The measure has attracted broad support throughout the Southeast Communities of Los Angeles County, as well as overwhelming bipartisan support among members of the Legislature. Testifying in support of the bill were Sheriff Lee Baca of Los Angeles County and Monsignor John Moretta of Resurrection Church in Boyle Heights. The bill also has the support of the County of Los Angeles and the Cities of Los Angeles, Huntington Park and Maywood, all of which border Vernon, as well as community organizations including the Central City Association of Los Angeles, the William C. Velasquez Institute, and the Latino Business Chamber of Greater Los Angeles.
AB 46 will next be heard by the full Assembly. If successful there, it will be considered by the Senate for approval.
“This is fundamentally about ending corruption and protecting jobs. Vernon’s officials have been accountable to no one for too long, and the rap sheet of indictments, allegations and investigations against Vernon officials is staggering. This is a major priority for the people of the Southeast Community, and I am proud to stand with them against corruption and for jobs,” said the Speaker.
(Sacramento) - Assembly Speaker John A. Pérez has received a unanimous, bipartisan vote to approve his AB 46 in the Assembly Local Government Committee. AB 46 would establish a process for disincorporating any city with a population of fewer than 150 people. One such city affected by the measure is the City of Vernon, which has a decades-long history of corruption allegations, indictments and convictions for offenses including voter fraud. “The unanimous vote is a strong statement against more than 60 years of corruption that represents a threat to jobs throughout Los Angeles County,” said the Speaker. “AB 46 not only remedies the corruption that currently exists, but permanently eliminates the structural mechanisms that have allowed this corruption to flourish unchecked for more than half a century.” Here’s more from the Speaker in this Assembly Access video.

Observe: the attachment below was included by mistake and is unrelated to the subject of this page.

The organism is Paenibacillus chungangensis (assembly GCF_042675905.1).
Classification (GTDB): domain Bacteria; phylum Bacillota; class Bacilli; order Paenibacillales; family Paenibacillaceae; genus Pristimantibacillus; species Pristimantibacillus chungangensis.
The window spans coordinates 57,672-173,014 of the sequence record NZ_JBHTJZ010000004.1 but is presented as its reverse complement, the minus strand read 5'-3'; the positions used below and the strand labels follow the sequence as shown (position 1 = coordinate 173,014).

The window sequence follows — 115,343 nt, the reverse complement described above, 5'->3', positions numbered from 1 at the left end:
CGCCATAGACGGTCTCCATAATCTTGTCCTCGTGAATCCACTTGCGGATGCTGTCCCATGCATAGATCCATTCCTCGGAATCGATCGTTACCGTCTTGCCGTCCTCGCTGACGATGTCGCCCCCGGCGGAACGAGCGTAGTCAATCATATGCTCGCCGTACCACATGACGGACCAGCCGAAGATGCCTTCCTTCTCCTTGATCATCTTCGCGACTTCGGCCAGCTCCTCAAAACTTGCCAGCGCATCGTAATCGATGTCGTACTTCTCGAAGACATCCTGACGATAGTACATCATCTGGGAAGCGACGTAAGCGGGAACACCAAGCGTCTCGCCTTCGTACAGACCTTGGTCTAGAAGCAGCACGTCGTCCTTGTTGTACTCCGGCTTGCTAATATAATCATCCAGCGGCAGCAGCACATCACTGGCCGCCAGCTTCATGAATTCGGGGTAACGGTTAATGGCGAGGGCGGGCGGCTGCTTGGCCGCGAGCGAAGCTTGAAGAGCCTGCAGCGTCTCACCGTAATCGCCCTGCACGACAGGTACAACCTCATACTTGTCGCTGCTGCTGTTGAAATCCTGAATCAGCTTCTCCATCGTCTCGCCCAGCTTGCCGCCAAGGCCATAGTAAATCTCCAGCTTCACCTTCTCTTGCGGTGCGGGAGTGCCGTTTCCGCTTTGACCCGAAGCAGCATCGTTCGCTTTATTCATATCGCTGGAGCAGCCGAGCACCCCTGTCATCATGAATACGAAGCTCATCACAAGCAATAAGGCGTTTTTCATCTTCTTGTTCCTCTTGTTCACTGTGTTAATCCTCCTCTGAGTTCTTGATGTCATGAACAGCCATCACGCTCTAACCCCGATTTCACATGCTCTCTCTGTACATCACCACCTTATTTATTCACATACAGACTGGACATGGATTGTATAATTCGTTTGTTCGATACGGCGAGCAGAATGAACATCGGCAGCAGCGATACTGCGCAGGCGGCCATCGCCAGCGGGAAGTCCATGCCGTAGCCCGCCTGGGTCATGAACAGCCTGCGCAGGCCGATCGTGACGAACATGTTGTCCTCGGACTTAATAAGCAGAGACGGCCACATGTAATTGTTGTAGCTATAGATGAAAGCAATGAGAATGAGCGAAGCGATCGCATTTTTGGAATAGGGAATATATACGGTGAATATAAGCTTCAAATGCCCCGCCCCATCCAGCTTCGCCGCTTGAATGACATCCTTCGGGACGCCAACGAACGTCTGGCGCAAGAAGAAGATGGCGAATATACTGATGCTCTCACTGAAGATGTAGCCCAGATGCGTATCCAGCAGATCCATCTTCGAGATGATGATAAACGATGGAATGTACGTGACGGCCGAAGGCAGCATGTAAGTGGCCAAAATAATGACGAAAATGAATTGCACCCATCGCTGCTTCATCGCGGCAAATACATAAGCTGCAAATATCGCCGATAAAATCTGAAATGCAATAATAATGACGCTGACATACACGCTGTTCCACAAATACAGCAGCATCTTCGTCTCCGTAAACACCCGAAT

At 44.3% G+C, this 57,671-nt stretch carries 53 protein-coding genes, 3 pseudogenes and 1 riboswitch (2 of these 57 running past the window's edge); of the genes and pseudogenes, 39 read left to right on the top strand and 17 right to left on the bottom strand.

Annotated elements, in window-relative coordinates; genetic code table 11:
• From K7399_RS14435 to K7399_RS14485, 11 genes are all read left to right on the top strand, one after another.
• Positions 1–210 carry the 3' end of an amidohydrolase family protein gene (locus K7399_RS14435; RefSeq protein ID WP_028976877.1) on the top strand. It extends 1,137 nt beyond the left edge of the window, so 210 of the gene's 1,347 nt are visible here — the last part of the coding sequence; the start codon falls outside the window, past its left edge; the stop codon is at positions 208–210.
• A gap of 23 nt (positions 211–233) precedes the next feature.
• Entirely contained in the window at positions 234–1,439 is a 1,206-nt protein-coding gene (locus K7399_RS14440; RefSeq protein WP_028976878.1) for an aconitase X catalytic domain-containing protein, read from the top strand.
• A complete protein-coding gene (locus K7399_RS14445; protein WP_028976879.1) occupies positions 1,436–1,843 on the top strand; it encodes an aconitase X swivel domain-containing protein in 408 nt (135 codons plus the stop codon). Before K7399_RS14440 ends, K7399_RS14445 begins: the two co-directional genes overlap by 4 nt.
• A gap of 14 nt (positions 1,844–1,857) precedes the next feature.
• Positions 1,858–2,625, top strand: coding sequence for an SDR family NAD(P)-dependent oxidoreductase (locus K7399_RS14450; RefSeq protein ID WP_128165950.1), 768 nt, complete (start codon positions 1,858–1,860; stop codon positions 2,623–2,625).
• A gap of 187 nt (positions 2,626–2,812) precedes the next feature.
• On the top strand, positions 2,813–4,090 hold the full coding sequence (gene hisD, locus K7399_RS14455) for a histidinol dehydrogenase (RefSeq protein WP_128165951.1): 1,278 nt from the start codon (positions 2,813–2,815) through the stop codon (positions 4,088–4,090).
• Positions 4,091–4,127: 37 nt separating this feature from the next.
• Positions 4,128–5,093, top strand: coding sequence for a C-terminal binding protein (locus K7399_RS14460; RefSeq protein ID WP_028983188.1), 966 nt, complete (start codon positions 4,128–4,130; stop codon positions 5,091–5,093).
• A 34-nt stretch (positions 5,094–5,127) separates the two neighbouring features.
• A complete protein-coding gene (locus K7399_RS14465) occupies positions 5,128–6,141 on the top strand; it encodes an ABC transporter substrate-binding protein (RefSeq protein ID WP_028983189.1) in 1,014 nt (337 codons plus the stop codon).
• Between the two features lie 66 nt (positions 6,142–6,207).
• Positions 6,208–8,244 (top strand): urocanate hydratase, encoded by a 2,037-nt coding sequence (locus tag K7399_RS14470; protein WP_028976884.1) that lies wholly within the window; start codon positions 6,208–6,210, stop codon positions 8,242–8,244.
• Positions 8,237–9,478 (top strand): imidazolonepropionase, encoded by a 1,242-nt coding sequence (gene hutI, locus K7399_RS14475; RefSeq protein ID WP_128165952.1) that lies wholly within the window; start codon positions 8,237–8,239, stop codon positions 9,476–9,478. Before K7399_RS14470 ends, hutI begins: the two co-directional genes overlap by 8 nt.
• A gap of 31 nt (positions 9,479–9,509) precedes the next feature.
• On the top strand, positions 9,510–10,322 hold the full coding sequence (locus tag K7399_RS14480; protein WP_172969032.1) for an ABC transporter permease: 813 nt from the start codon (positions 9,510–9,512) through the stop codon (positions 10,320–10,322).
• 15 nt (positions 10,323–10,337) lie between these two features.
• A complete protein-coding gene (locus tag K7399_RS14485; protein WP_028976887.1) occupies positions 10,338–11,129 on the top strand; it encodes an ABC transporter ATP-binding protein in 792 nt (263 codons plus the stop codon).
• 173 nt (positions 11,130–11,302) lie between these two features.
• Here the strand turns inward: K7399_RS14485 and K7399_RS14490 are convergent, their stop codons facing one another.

(Sacramento) - Assembly Speaker John A. Pérez (D-Los Angeles), joined by Assembly Budget Chair Bob Blumenfield (D-San Fernando Valley), has announced that Assembly Democratic Caucus leaders will conduct summits throughout the state with frontline educators, business leaders and public safety responders to emphasize the importance of crafting a balanced budget solution by June 15th that includes the necessary revenue extensions to protect schools, public safety and local governments. The Speaker also challenged Republican legislators to either produce a comprehensive plan to close the deficit, or work with Assembly Democrats to pass new revenues to approve an honest, balanced budget. Here's more from Speaker Pérez in this Assembly Access video.
SACRAMENTO – Assembly Speaker John A. Pérez (D-Los Angeles) released the following statement regarding efforts to seek solutions to California’s budget deficit:
“Democrats have made the tough decisions necessary to close an historic budget deficit. While Republican rhetoric suggests they are open to working with us, their actions have not reflected their public statements. In fact, over the past several days, they have shown their true priority is demanding tax cuts for huge, out-of-state corporations, and other costly proposals that would have put a four billion dollar hole in the budget. I am deeply disappointed they have refused to let the people of California have a say in how we close the deficit and put our fiscal house in order.